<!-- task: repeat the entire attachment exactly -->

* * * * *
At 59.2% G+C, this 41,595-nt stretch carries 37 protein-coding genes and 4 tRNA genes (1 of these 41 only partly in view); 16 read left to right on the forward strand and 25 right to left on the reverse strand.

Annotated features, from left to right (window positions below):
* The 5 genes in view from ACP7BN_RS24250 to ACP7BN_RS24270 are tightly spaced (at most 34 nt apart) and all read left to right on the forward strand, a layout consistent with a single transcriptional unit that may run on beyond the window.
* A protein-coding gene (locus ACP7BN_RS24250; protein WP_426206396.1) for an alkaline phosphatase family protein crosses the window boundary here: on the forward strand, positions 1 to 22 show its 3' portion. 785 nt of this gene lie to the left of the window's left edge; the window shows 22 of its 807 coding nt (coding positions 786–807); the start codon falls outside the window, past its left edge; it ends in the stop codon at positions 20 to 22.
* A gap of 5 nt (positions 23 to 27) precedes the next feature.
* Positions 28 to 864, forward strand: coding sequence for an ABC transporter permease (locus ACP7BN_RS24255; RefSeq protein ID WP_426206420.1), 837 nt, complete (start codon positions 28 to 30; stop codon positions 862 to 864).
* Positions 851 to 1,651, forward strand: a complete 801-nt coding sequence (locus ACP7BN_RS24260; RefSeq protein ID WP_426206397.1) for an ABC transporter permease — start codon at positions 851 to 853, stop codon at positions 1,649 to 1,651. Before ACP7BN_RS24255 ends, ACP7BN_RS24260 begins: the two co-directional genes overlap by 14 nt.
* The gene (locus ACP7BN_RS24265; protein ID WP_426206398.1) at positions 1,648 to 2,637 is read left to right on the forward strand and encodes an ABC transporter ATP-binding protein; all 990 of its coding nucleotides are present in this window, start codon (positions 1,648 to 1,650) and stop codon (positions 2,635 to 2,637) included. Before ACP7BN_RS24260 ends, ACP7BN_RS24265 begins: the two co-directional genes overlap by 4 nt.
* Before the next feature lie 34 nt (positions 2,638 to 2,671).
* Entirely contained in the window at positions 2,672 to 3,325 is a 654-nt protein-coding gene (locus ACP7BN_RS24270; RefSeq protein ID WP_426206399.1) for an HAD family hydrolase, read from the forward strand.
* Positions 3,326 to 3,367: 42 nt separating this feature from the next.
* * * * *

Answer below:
At 59.2% G+C, this 41,595-nt stretch carries 37 protein-coding genes and 4 tRNA genes (1 of these 41 only partly in view); 16 read left to right on the forward strand and 25 right to left on the reverse strand.

Annotated features, from left to right (window positions below):
* The 5 genes in view from ACP7BN_RS24250 to ACP7BN_RS24270 are tightly spaced (at most 34 nt apart) and all read left to right on the forward strand, a layout consistent with a single transcriptional unit that may run on beyond the window.
* A protein-coding gene (locus ACP7BN_RS24250; protein WP_426206396.1) for an alkaline phosphatase family protein crosses the window boundary here: on the forward strand, positions 1 to 22 show its 3' portion. 785 nt of this gene lie to the left of the window's left edge; the window shows 22 of its 807 coding nt (coding positions 786–807); the start codon falls outside the window, past its left edge; it ends in the stop codon at positions 20 to 22.
* A gap of 5 nt (positions 23 to 27) precedes the next feature.
* Positions 28 to 864, forward strand: coding sequence for an ABC transporter permease (locus ACP7BN_RS24255; RefSeq protein ID WP_426206420.1), 837 nt, complete (start codon positions 28 to 30; stop codon positions 862 to 864).
* Positions 851 to 1,651, forward strand: a complete 801-nt coding sequence (locus ACP7BN_RS24260; RefSeq protein ID WP_426206397.1) for an ABC transporter permease — start codon at positions 851 to 853, stop codon at positions 1,649 to 1,651. Before ACP7BN_RS24255 ends, ACP7BN_RS24260 begins: the two co-directional genes overlap by 14 nt.
* The gene (locus ACP7BN_RS24265; protein ID WP_426206398.1) at positions 1,648 to 2,637 is read left to right on the forward strand and encodes an ABC transporter ATP-binding protein; all 990 of its coding nucleotides are present in this window, start codon (positions 1,648 to 1,650) and stop codon (positions 2,635 to 2,637) included. Before ACP7BN_RS24260 ends, ACP7BN_RS24265 begins: the two co-directional genes overlap by 4 nt.
* Before the next feature lie 34 nt (positions 2,638 to 2,671).
* Entirely contained in the window at positions 2,672 to 3,325 is a 654-nt protein-coding gene (locus ACP7BN_RS24270; RefSeq protein ID WP_426206399.1) for an HAD family hydrolase, read from the forward strand.
* Positions 3,326 to 3,367: 42 nt separating this feature from the next.